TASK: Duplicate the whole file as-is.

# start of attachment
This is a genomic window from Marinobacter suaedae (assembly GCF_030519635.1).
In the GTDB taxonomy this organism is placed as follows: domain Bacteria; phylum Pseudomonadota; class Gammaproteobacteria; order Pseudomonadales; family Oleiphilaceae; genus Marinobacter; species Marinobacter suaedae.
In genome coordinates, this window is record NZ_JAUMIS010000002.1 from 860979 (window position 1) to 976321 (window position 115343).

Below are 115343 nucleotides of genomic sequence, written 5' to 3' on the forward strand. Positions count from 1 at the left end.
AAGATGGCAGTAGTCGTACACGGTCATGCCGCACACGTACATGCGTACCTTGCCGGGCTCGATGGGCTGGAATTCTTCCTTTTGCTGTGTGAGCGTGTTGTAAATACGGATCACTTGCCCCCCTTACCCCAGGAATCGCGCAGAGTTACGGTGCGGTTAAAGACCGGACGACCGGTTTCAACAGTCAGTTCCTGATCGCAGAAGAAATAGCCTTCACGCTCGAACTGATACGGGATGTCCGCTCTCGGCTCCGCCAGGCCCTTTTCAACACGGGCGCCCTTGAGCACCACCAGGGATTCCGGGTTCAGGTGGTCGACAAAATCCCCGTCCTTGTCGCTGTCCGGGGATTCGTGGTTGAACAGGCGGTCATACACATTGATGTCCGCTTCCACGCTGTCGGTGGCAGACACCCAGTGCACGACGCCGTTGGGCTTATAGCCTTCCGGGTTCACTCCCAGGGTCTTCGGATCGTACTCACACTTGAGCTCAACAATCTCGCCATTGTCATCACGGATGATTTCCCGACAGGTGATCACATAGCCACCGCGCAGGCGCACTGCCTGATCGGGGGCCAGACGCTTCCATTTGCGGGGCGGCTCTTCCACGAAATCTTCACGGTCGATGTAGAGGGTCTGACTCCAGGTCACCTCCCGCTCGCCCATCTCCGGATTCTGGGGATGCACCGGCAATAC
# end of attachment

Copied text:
This is a genomic window from Marinobacter suaedae (assembly GCF_030519635.1).
In the GTDB taxonomy this organism is placed as follows: domain Bacteria; phylum Pseudomonadota; class Gammaproteobacteria; order Pseudomonadales; family Oleiphilaceae; genus Marinobacter; species Marinobacter suaedae.
In genome coordinates, this window is record NZ_JAUMIS010000002.1 from 860979 (window position 1) to 976321 (window position 115343).

Below are 115343 nucleotides of genomic sequence, written 5' to 3' on the forward strand. Positions count from 1 at the left end.
AAGATGGCAGTAGTCGTACACGGTCATGCCGCACACGTACATGCGTACCTTGCCGGGCTCGATGGGCTGGAATTCTTCCTTTTGCTGTGTGAGCGTGTTGTAAATACGGATCACTTGCCCCCCTTACCCCAGGAATCGCGCAGAGTTACGGTGCGGTTAAAGACCGGACGACCGGTTTCAACAGTCAGTTCCTGATCGCAGAAGAAATAGCCTTCACGCTCGAACTGATACGGGATGTCCGCTCTCGGCTCCGCCAGGCCCTTTTCAACACGGGCGCCCTTGAGCACCACCAGGGATTCCGGGTTCAGGTGGTCGACAAAATCCCCGTCCTTGTCGCTGTCCGGGGATTCGTGGTTGAACAGGCGGTCATACACATTGATGTCCGCTTCCACGCTGTCGGTGGCAGACACCCAGTGCACGACGCCGTTGGGCTTATAGCCTTCCGGGTTCACTCCCAGGGTCTTCGGATCGTACTCACACTTGAGCTCAACAATCTCGCCATTGTCATCACGGATGATTTCCCGACAGGTGATCACATAGCCACCGCGCAGGCGCACTGCCTGATCGGGGGCCAGACGCTTCCATTTGCGGGGCGGCTCTTCCACGAAATCTTCACGGTCGATGTAGAGGGTCTGACTCCAGGTCACCTCCCGCTCGCCCATCTCCGGATTCTGGGGATGCACCGGCAATAC